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Today's Tidbit... The Kick Six Of Old
Every football fan today is familiar with the pick six, a term that came into use in the early 2000s after an NFL analyst found that teams returning interceptions for touchdowns won 77% of those games. Many also recall Auburn's Kick-Six, when Chris Davis returned a missed Alabama field goal attempt 109 yards to win the 2013 Iron Bowl.
Before that, however, there was another form of kick six, though no one used that name. The old-style kick six came on kickoffs when the prolate spheroid became a free ball after traveling 10 yards or touching a receiving team member. The ball still becomes free in those conditions today, but one difference is that a free kick untouched by the receiving team once remained live after entering the end zone. Most return men knew and remembered that rule, downing the ball in the end zone to earn a touchback, but more than a few failed that step over the years. We’ll cover those who forgot to down the ball in the end zone in a minute.
One of the crazier aspects of the old rule was that a kickoff entering the end zone remained live after going out the side or back of the end zone. Recall that until 1926, a ball fumbled on the playing field remained live when it went out of bounds. Possession went to the first team to down the ball out of bounds. Kickoffs that went out of bounds before entering the end zone were dead, but those exiting the end zone were live. Although I did not find examples of the kicking team scoring a kick six after the ball left the end zone, there might be an example out there somewhere.
There were, however, numerous kick sixes of the simpler kind. One of the best came in 1932 when Ohio State left guard and kicker Martin Varner booted the ball downfield, recovering his own kick in the end zone for a touchdown versus Penn.
Another came late in a 1936 Texas blowout of Minnesota. Texas scored on a fourth-quarter pass, and on the ensuing kickoff, the Minnesota return man ignored the ball as it rolled into the end zone, allowing Texas to score another touchdown.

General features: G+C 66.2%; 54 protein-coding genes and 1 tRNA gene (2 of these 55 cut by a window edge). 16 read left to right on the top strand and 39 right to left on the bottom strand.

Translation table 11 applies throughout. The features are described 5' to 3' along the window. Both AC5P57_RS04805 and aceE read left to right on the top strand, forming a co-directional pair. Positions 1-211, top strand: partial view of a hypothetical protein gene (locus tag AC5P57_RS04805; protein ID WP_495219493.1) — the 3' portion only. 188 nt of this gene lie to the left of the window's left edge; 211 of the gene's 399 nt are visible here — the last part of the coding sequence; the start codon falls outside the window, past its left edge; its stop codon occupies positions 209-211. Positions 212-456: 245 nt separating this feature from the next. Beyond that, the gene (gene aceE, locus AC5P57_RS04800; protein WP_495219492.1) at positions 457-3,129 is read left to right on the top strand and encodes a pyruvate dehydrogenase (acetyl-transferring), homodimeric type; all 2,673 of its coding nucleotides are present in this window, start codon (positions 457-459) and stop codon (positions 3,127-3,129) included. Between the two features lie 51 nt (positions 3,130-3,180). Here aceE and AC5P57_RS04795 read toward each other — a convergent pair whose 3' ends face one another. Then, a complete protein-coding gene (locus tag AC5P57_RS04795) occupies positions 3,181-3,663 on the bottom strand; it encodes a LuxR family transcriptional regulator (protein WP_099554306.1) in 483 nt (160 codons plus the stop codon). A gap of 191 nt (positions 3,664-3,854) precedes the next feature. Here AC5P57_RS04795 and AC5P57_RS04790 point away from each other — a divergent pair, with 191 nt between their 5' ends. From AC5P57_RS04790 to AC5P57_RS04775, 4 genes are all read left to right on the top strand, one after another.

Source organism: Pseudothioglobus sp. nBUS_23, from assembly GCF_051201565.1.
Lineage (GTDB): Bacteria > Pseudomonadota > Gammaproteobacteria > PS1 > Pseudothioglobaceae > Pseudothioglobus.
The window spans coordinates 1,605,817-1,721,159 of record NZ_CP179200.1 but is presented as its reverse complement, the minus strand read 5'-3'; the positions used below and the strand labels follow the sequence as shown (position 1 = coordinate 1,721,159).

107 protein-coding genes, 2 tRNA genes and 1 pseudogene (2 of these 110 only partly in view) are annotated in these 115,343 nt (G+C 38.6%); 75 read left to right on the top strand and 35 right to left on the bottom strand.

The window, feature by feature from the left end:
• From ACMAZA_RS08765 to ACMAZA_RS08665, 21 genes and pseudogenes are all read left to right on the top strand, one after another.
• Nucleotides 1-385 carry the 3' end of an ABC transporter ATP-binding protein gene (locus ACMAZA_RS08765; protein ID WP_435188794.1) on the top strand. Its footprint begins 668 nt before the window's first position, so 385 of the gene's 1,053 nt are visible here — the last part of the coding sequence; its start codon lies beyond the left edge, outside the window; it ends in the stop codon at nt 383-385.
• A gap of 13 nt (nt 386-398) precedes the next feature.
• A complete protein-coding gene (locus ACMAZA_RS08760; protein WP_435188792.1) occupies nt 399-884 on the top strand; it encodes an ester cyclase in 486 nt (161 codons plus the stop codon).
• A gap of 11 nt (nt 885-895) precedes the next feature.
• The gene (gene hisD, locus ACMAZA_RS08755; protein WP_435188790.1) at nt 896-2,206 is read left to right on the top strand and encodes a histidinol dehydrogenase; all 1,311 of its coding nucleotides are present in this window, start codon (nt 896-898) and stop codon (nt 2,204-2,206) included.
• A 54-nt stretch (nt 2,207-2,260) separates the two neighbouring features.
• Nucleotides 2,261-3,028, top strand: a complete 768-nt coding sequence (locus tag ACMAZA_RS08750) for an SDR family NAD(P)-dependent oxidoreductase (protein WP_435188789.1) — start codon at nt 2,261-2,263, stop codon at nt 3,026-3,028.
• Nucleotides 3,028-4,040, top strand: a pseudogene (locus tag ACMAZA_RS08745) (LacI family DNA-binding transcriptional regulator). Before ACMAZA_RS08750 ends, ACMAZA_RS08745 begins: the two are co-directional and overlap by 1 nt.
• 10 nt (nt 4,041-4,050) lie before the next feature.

Canisius did the same versus St. Mary's of Minnesota in 1948, Dayton did so against Toledo in 1949, Peru State repeated the act against Chadron in 1956, and Western Washington pulled one off versus Pacific Lutheran in 1957.
But the kings of the kick six were the 1960 Duke freshmen. They scored a kick six versus North Carolina and, the following week, did the same versus South Carolina on the opening kickoff. Since the Blue Devils went for and converted the untimed two-point conversion against South Carolina, that gave Duke an 8-0 lead without a second coming off the clock.
The Middlebury Panthers managed a kick six in '61, and the only kick six I found in which a photograph captured the action came in the 1965 Houston-Miami game, with the Houston return man making the fateful error.
A 1972 rule made untouched balls dead upon entering the end zone, so the old kick six is impossible under football's current rules. Kickoffs that hit or are fumbled by a return team player that become free in the end zone can be recovered by the kicking team for a touchdown, but the prevalence of fair catches on kickoffs makes those sequences increasingly less likely.
I don’t know about you, but I’m willing to bring back the old rule for the once-in-a-lifetime opportunity to see a team lose a game by failing to touch the ball down in the end zone. Who’s with me?
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